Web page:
Mournful Tunes: Remembering the Death of Abraham Lincoln through Music

150 years ago today, John Wilkes Booth shot President Abraham Lincoln at Ford’s Theatre.  Lincoln died the following day on April 15, 1865.  The 150th anniversary of such a momentous event requires some sort of acknowledgement of its passing.  (Or so I was informed when I was brainstorming ideas for this week’s blog post!) As I began sifting through the […]

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Smitten by Miss Sallie

By James M. Prichard Sixteen-year-old Sallie Rowan of McMinnville, Tennessee was no doubt considered one of the most captivating belles in her community during the Civil War. Her surviving papers, which are housed in the Filson’s Special Collections Department, include several letters and calling cards from young Confederate officers who fell under her spell. She apparently caught the eye of […]

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New Civil War Books

The Sesquicentennial of the Civil War is wrapping up this year and with it comes new scholarship on a myriad of topics. The Filson has collected several new books for the collection suitable for background research, fact finding, and general enjoyable reading. I have selected five books for this post that to me represent the diversity of topics from both independent […]

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Embattled Capital: Reflections of a Kentucky Community at War

Although the capital of a crucial border state, Frankfort, like many communities suffered from divided loyalties during the Civil War. The home of the venerable John J. Crittenden, Henry Clay’s chief lieutenant during the glory days of the Whig Party, the capital, while a small town in terms of population, was also the home of other prominent Kentuckians who were […]

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Eloquence is Power: Tom Marshall of Kentucky

By James Prichard In today’s world of speechwriters, sound-bites and teleprompters, it seems traditional oratory is a dying art. Yet for most of the nation’s history, public speaking was widely regarded as a form of mass entertainment and a key to political prominence. “Eloquence,” as John Quincy Adams once wrote, “is power.” During the golden age of American oratory statesmen […]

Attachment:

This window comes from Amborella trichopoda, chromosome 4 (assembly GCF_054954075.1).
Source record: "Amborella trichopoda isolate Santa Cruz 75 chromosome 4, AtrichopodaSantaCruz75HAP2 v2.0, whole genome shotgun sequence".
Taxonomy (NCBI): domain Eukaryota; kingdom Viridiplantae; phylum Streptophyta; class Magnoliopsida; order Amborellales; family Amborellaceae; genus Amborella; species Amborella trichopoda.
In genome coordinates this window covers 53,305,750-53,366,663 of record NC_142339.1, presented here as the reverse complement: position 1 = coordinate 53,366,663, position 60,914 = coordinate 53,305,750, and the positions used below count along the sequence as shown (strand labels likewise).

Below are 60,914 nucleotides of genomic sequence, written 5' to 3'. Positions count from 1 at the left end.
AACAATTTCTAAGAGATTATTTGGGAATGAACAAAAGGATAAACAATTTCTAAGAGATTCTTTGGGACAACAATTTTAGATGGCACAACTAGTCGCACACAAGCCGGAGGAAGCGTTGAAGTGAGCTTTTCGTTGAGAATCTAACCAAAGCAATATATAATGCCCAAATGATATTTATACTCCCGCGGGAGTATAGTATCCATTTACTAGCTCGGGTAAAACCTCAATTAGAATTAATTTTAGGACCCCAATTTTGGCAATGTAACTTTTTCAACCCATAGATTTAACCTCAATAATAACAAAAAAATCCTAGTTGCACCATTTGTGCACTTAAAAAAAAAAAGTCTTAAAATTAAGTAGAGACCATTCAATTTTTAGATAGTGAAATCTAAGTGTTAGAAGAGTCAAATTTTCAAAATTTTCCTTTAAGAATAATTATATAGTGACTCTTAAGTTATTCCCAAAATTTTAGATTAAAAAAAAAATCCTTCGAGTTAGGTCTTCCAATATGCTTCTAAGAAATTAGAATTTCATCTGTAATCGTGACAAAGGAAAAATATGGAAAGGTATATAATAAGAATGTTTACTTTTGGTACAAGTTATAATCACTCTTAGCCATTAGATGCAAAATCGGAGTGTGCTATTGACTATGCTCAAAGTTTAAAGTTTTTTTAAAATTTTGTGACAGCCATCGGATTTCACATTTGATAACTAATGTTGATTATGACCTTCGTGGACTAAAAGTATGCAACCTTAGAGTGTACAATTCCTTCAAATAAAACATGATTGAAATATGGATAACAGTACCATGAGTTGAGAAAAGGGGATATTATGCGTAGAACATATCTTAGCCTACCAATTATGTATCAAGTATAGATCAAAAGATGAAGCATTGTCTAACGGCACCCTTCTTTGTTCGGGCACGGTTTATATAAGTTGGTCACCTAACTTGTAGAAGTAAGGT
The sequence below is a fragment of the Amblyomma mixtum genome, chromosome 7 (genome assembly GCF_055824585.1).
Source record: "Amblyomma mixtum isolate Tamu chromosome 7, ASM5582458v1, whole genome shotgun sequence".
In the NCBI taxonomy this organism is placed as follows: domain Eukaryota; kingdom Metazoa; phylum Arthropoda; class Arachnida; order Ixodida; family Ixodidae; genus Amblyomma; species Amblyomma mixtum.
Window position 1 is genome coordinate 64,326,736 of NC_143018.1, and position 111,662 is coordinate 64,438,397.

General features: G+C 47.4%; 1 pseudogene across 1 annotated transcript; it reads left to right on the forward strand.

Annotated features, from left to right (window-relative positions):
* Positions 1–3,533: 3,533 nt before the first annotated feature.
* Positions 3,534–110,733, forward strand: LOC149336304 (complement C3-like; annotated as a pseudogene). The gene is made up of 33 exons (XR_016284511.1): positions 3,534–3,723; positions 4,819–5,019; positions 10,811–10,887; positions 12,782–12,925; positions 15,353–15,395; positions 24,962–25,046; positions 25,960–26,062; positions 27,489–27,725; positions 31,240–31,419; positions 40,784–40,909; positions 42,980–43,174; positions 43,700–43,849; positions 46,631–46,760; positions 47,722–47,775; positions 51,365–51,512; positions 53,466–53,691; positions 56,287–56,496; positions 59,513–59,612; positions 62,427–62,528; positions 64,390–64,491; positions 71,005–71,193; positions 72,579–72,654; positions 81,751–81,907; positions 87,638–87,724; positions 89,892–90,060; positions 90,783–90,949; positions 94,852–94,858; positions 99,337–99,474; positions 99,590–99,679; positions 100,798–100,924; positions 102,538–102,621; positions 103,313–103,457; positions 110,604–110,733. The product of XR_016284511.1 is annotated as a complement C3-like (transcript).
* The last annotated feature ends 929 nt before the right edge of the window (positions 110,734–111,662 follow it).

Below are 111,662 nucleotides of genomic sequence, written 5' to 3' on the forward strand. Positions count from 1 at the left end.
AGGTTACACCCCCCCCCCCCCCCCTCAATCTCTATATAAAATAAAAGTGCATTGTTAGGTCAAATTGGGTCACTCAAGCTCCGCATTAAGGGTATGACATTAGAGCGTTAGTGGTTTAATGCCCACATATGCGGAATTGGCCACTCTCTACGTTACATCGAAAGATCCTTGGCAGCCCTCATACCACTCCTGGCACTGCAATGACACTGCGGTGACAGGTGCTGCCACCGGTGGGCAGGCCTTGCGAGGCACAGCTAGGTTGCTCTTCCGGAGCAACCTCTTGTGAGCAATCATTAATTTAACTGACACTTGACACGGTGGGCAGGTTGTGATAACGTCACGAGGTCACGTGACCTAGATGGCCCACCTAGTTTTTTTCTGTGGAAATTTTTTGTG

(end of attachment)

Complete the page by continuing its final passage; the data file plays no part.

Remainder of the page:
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Sketches of War and Peace: The James William Abert Collection

The most common mental images of the American Civil War may be that of dramatic cavalry charges, roaring cannon, and soldiers charging across broken grounds with bayonets fixed. Quieter thoughts of the war might include stern faced generals contemplating intricate maps and drawings of fortifications with their subordinates.  Enthusiasts still study these maps and drawings today, yet we rarely pause […]

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Chew on This…a Bit More

I’m composing this quick post as a follow up to one of my early posts here on The Filson blog, dated 11 May 2011 – “Chew on This.”  In that post, I described some historic “prizes” contained within chewing gum packages, including illustrations of Confederate generals, which could be pasted into a collector’s book. Little did I know, we hold […]

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Happy Birthday Rock

  No, not Rock Hudson or wrestler turned actor Dwayne “The Rock” Johnson. No, this Rock is “The Rock of Chickamauga,” Union Major General George H. Thomas, who was born on July 31, 1816. Thomas not only had Kentucky connections during the Civil War but before and after it. In the Mexican War he served under Zachary Taylor, fighting at […]

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“I Quilt for a Contented Heart” – Quilting in The Filson’s Collections

“I quilt for a contented heart.”* No truer words have been spoken. Whether I’m feeling angry, nervous, or excited, I can go to my sewing space and feel at peace. I am by no means a professional quilter; I just love to create handmade things for friends and family, and quilts are practical as well as beautiful. The art of […]

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